Note: To see all of my posts on DisneySMMoms 2012, go here.

The #DisneySMMoms Report: A Wild Time Trekking Through Africa, Part 2

I left my last Wild Africa Trek post on something of a cliffhanger.  Well, not a cliffhanger, but a "bridge hanger."  Yes, we were about to cross this bridge.


Our guides helpfully let us know that they had prepped the bridge for us by jumping on and knocking out any rotten planks.  So we shouldn’t be worried.

First, we climbed a tower and got a quick tutorial on what to do.  Then, as each of us had our turn, we were clipped into the safety line (remember the monkey tails from the last post?), and were given the go ahead.  Then, we carefully made our way along the bridge.

Whenever a safari vehicle passed beneath us, the bridge would rumble a bit.  Luckily, the ropes on the sides helped keep everyone steady.  We were encourage to take our time and take photos, and we all took advantage of the view.


In addition to the photos we were taking, our guide was taking photos of us while we were crossing.


My crossing went smoothly except for one near-incident.  I was taking photos of the crocodiles below me and didn’t look where my foot was going.  As it went down, I realized there was no plank there.  I pulled my foot up and tried frantically to regain my balance.  Luckily, I was able to and continued on.  There would be no techy-snack for the crocs that day.  The whole incident probably took about half a second, but played out much slower for me.  (Yes, I know I was clipped into a safety line, but I really didn’t want to test its strength.)  I’m convinced that the trek photographer captured my near-plunge in this photo.


Once we were safely on the other side, we were unclipped and waited for our trek-mates to catch up.  Then, it was time to re-clip to get a closer look at the crocodiles.  We learned that all of the crocs were males.  Not a single female down there.  For good reason too.  If even one female was there, the guys would start fighting amongst themselves to figure out who got to mate with her.  Without any females to fight over, the male crocs spend most of their days relaxing in the sun.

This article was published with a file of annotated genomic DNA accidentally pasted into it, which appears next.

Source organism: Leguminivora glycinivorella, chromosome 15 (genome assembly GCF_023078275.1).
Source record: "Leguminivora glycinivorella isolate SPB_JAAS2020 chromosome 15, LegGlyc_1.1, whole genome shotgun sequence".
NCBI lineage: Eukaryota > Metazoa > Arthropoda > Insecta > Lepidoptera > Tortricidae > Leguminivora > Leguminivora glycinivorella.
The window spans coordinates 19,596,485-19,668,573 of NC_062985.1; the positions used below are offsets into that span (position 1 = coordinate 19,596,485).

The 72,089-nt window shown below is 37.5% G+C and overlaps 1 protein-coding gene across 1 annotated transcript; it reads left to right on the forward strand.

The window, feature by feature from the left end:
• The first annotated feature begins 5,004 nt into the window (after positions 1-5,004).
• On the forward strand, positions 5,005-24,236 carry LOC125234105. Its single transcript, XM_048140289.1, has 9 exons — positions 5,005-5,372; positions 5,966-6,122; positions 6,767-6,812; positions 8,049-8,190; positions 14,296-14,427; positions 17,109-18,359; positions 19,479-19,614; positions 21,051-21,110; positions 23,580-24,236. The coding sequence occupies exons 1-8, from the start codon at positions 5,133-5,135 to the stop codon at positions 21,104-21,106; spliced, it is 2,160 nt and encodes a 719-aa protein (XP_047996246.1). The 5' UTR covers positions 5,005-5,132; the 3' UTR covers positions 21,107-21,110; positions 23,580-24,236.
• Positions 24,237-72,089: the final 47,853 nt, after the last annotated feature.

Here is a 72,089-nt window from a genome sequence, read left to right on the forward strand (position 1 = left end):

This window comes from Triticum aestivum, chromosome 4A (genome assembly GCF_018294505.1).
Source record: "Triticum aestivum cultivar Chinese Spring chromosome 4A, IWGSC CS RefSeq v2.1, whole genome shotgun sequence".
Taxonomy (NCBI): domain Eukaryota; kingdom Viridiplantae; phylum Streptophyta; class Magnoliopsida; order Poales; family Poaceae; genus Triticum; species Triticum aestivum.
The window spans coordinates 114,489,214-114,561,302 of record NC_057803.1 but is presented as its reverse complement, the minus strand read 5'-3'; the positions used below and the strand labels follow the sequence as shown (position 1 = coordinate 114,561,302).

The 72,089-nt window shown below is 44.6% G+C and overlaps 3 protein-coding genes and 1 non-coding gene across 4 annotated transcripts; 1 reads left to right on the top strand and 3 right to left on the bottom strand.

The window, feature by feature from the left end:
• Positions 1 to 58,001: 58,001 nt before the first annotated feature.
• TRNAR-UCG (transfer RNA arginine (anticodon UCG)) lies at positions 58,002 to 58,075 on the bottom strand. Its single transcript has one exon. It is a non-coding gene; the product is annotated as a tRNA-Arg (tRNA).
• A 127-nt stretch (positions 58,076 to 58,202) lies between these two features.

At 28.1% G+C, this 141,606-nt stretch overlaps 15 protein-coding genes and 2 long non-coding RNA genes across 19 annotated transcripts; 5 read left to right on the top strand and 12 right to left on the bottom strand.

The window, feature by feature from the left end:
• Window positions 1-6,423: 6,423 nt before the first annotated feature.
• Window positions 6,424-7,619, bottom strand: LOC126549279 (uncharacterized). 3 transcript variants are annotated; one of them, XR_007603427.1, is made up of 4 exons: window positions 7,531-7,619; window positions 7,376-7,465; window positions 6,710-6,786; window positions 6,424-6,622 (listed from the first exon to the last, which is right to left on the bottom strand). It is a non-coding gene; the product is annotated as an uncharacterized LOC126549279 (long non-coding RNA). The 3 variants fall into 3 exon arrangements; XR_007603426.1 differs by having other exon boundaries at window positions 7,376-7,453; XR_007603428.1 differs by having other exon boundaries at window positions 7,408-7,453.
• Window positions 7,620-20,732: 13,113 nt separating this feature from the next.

When we were finished looking at the crocodiles, we were given the chance to refill our water bottles.  Then, it was time to move on.  Luckily, we didn’t have far to go this time.  We quickly reached the next stage of our journey.  After taking off our vests (but keeping our water bottles), we boarded a special safari vehicle, driven by a new (to us) trek cast member – Beverly.

Unlike the normal Kilimanjaro Safari vehicle, which has rows of seats for people to sit on, this one had one sitting area around the edge of the truck.  The inside was completely open so we could walk around.  Not while we were in motion, of course, but when we stopped we were allowed to get up and position ourselves for the best photographs.  And the vehicle stopped a lot more than the usual Kilimanjaro Safari vehicle does.  (Our trek photographer also kept snapping shots.)


Before long, we turned off the usual path and headed up to the Boma where we would have lunch.  As we disembarked, we were greeted with restrooms, Pog juice, and our meals (which I posted photos of here).  We were able to sit and talk amongst ourselves as well as get up, walk around, take more photos, and ask our guides plenty of questions.


All too soon, it was time to take the last part of our journey (which I shall describe in my final Wild Africa Trek post).

Disclaimer: We paid for our own trip to Disney World to attend the Disney Social Media Moms Celebration. Though we were given an incredible deal from Disney, they never asked us to blog about this event. All opinions expressed above are my own.

Note: To see all of my posts on DisneySMMoms 2012, go here.